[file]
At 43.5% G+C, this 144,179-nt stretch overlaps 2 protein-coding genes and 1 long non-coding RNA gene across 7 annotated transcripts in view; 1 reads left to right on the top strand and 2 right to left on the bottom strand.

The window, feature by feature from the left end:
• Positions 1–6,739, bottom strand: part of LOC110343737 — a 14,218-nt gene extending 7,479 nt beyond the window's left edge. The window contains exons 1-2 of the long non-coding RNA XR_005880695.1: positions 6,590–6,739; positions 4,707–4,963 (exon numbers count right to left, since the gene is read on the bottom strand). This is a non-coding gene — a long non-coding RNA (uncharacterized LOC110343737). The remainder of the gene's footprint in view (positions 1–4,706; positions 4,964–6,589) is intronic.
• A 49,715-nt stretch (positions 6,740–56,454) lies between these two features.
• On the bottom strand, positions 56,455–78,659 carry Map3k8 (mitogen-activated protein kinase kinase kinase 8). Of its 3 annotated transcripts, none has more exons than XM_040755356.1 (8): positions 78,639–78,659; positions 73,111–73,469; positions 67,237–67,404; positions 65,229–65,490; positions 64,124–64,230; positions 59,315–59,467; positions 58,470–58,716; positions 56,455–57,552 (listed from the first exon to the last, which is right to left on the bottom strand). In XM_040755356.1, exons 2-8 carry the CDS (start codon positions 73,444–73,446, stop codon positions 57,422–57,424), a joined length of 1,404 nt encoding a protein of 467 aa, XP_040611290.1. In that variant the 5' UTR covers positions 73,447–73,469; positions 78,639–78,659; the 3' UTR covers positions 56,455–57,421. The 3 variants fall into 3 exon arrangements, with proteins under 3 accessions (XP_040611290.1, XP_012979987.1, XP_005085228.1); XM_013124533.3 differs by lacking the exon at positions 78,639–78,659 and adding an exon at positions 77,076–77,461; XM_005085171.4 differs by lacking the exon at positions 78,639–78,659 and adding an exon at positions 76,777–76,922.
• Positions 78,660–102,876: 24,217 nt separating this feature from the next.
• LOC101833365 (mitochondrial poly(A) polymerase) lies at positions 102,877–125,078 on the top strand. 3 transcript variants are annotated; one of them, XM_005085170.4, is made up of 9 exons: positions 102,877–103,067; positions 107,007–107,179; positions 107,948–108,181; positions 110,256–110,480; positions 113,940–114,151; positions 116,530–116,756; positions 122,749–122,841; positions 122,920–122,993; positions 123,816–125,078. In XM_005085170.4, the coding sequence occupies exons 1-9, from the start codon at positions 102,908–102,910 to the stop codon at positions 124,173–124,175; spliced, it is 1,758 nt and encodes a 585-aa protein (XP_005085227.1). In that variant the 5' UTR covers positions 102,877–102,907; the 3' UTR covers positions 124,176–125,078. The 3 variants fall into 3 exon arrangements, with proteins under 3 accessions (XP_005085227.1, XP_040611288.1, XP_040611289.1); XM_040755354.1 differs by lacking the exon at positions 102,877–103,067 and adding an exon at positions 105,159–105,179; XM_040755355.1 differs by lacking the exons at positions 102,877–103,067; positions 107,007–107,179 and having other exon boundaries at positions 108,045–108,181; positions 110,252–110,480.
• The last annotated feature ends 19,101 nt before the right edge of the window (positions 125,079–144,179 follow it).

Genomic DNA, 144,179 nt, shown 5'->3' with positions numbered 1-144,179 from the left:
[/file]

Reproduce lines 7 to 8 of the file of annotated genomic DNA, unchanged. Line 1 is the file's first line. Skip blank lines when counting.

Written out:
• LOC101833365 (mitochondrial poly(A) polymerase) lies at positions 102,877–125,078 on the top strand. 3 transcript variants are annotated; one of them, XM_005085170.4, is made up of 9 exons: positions 102,877–103,067; positions 107,007–107,179; positions 107,948–108,181; positions 110,256–110,480; positions 113,940–114,151; positions 116,530–116,756; positions 122,749–122,841; positions 122,920–122,993; positions 123,816–125,078. In XM_005085170.4, the coding sequence occupies exons 1-9, from the start codon at positions 102,908–102,910 to the stop codon at positions 124,173–124,175; spliced, it is 1,758 nt and encodes a 585-aa protein (XP_005085227.1). In that variant the 5' UTR covers positions 102,877–102,907; the 3' UTR covers positions 124,176–125,078. The 3 variants fall into 3 exon arrangements, with proteins under 3 accessions (XP_005085227.1, XP_040611288.1, XP_040611289.1); XM_040755354.1 differs by lacking the exon at positions 102,877–103,067 and adding an exon at positions 105,159–105,179; XM_040755355.1 differs by lacking the exons at positions 102,877–103,067; positions 107,007–107,179 and having other exon boundaries at positions 108,045–108,181; positions 110,252–110,480.
• The last annotated feature ends 19,101 nt before the right edge of the window (positions 125,079–144,179 follow it).